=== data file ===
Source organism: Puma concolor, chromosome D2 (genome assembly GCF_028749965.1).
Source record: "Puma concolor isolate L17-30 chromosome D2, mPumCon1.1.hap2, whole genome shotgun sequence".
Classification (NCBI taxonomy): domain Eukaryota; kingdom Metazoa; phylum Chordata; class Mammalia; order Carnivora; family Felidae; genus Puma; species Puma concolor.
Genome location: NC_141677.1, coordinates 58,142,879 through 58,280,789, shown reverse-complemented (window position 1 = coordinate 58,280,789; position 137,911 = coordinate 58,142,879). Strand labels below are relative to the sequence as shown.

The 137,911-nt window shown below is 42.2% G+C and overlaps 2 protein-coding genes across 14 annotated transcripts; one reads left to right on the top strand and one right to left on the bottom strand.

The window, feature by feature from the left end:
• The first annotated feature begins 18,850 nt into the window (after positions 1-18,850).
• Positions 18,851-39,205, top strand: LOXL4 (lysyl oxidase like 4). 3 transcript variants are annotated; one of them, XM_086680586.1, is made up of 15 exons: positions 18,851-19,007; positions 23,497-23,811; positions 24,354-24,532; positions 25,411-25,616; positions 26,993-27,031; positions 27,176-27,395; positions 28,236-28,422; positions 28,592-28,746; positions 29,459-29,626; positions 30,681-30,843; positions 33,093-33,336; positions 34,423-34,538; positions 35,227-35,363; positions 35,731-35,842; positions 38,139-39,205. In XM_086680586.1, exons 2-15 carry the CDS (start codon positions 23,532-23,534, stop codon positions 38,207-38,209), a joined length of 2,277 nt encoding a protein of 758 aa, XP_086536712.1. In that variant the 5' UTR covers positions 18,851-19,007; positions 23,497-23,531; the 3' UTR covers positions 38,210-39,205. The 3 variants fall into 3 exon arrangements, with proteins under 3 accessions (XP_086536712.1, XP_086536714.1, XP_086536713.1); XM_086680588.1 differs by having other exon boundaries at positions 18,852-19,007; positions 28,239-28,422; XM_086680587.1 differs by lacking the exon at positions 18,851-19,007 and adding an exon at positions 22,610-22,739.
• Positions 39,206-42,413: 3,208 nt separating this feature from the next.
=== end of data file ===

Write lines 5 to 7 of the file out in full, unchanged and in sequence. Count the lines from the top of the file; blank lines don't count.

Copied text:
The 137,911-nt window shown below is 42.2% G+C and overlaps 2 protein-coding genes across 14 annotated transcripts; one reads left to right on the top strand and one right to left on the bottom strand.

The window, feature by feature from the left end:
• The first annotated feature begins 18,850 nt into the window (after positions 1-18,850).